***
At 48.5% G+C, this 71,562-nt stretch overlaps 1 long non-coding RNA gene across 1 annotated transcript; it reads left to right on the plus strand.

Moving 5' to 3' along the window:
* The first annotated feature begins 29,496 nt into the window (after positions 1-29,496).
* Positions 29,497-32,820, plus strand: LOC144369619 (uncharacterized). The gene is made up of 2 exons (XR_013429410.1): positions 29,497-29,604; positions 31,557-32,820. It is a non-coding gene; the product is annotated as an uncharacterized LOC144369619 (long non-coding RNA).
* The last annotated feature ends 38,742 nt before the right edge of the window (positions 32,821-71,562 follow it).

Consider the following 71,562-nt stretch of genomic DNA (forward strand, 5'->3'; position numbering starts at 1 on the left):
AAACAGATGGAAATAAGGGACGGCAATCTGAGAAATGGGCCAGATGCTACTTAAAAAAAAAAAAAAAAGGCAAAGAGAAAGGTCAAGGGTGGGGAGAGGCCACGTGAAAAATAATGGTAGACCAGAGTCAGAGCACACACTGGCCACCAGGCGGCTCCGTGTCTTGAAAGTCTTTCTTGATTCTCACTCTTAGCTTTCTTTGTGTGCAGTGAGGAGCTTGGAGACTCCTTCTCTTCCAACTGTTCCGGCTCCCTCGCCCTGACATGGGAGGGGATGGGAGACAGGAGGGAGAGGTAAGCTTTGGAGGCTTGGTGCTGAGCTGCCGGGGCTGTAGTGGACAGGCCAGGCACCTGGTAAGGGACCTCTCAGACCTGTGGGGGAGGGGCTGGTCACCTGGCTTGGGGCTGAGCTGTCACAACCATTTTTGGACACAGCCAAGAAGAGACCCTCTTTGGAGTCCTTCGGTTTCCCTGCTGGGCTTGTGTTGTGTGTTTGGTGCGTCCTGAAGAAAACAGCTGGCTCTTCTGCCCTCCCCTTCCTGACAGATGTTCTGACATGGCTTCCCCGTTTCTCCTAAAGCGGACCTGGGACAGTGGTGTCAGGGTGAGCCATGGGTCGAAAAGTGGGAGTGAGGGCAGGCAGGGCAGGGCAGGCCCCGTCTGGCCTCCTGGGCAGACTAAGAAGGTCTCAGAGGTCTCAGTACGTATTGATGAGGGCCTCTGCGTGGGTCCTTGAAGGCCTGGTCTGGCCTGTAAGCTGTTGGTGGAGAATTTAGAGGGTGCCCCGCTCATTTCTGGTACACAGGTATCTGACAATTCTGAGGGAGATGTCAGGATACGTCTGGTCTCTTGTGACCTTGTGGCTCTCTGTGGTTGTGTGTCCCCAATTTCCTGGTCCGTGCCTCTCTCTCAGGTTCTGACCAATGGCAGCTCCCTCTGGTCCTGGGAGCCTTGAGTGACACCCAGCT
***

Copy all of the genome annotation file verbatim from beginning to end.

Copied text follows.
At 48.5% G+C, this 71,562-nt stretch overlaps 1 long non-coding RNA gene across 1 annotated transcript; it reads left to right on the plus strand.

Moving 5' to 3' along the window:
* The first annotated feature begins 29,496 nt into the window (after positions 1-29,496).
* Positions 29,497-32,820, plus strand: LOC144369619 (uncharacterized). The gene is made up of 2 exons (XR_013429410.1): positions 29,497-29,604; positions 31,557-32,820. It is a non-coding gene; the product is annotated as an uncharacterized LOC144369619 (long non-coding RNA).
* The last annotated feature ends 38,742 nt before the right edge of the window (positions 32,821-71,562 follow it).

Consider the following 71,562-nt stretch of genomic DNA (forward strand, 5'->3'; position numbering starts at 1 on the left):
AAACAGATGGAAATAAGGGACGGCAATCTGAGAAATGGGCCAGATGCTACTTAAAAAAAAAAAAAAAAGGCAAAGAGAAAGGTCAAGGGTGGGGAGAGGCCACGTGAAAAATAATGGTAGACCAGAGTCAGAGCACACACTGGCCACCAGGCGGCTCCGTGTCTTGAAAGTCTTTCTTGATTCTCACTCTTAGCTTTCTTTGTGTGCAGTGAGGAGCTTGGAGACTCCTTCTCTTCCAACTGTTCCGGCTCCCTCGCCCTGACATGGGAGGGGATGGGAGACAGGAGGGAGAGGTAAGCTTTGGAGGCTTGGTGCTGAGCTGCCGGGGCTGTAGTGGACAGGCCAGGCACCTGGTAAGGGACCTCTCAGACCTGTGGGGGAGGGGCTGGTCACCTGGCTTGGGGCTGAGCTGTCACAACCATTTTTGGACACAGCCAAGAAGAGACCCTCTTTGGAGTCCTTCGGTTTCCCTGCTGGGCTTGTGTTGTGTGTTTGGTGCGTCCTGAAGAAAACAGCTGGCTCTTCTGCCCTCCCCTTCCTGACAGATGTTCTGACATGGCTTCCCCGTTTCTCCTAAAGCGGACCTGGGACAGTGGTGTCAGGGTGAGCCATGGGTCGAAAAGTGGGAGTGAGGGCAGGCAGGGCAGGGCAGGCCCCGTCTGGCCTCCTGGGCAGACTAAGAAGGTCTCAGAGGTCTCAGTACGTATTGATGAGGGCCTCTGCGTGGGTCCTTGAAGGCCTGGTCTGGCCTGTAAGCTGTTGGTGGAGAATTTAGAGGGTGCCCCGCTCATTTCTGGTACACAGGTATCTGACAATTCTGAGGGAGATGTCAGGATACGTCTGGTCTCTTGTGACCTTGTGGCTCTCTGTGGTTGTGTGTCCCCAATTTCCTGGTCCGTGCCTCTCTCTCAGGTTCTGACCAATGGCAGCTCCCTCTGGTCCTGGGAGCCTTGAGTGACACCCAGCT